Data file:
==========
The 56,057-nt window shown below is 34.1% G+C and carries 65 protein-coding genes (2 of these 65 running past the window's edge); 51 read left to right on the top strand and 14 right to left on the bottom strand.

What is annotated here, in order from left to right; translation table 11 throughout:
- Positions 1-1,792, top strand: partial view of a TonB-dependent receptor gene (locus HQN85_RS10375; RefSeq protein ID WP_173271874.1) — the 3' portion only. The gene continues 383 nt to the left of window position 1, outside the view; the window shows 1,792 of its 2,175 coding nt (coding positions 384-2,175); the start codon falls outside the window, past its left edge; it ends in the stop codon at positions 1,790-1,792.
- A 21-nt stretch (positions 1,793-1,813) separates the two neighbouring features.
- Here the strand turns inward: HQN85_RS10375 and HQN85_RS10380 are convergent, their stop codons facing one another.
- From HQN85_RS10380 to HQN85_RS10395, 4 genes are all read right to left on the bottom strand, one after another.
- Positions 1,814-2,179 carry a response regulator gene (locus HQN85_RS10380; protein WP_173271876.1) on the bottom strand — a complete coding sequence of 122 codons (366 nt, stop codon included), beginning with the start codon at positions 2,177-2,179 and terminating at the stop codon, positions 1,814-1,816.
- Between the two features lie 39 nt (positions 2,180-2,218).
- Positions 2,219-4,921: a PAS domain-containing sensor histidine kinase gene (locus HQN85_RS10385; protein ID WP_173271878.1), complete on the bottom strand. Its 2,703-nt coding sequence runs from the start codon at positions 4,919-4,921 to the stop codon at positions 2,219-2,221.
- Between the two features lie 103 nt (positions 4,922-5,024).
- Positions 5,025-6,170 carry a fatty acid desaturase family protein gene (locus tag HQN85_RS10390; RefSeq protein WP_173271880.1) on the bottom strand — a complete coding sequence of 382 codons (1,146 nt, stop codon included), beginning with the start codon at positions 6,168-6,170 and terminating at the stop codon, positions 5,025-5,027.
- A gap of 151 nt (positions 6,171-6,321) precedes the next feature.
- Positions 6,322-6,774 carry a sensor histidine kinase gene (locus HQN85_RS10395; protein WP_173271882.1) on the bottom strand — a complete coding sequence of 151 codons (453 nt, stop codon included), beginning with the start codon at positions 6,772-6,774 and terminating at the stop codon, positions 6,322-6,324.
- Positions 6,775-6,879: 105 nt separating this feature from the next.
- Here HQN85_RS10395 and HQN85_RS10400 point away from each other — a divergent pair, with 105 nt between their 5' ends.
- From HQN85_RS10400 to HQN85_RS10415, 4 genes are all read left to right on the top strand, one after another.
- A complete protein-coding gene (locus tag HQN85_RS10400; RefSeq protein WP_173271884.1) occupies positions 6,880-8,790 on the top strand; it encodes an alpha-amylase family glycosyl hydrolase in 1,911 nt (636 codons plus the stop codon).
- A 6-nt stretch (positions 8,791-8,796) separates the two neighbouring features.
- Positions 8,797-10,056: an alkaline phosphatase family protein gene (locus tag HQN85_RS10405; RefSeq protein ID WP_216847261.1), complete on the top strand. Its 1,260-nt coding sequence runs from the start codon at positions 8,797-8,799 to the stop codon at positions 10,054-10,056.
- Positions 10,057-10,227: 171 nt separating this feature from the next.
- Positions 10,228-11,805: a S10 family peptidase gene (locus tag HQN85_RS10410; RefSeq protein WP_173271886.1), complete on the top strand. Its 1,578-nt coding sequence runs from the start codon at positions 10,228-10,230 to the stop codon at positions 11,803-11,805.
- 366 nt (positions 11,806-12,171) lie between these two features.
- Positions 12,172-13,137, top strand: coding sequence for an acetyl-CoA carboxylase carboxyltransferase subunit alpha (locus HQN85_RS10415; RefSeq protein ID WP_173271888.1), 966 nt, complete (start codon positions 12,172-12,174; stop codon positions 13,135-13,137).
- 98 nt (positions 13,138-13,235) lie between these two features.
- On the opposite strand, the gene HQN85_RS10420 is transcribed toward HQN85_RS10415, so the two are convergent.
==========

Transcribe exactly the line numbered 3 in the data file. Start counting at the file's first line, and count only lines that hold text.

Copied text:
- Positions 1-1,792, top strand: partial view of a TonB-dependent receptor gene (locus HQN85_RS10375; RefSeq protein ID WP_173271874.1) — the 3' portion only. The gene continues 383 nt to the left of window position 1, outside the view; the window shows 1,792 of its 2,175 coding nt (coding positions 384-2,175); the start codon falls outside the window, past its left edge; it ends in the stop codon at positions 1,790-1,792.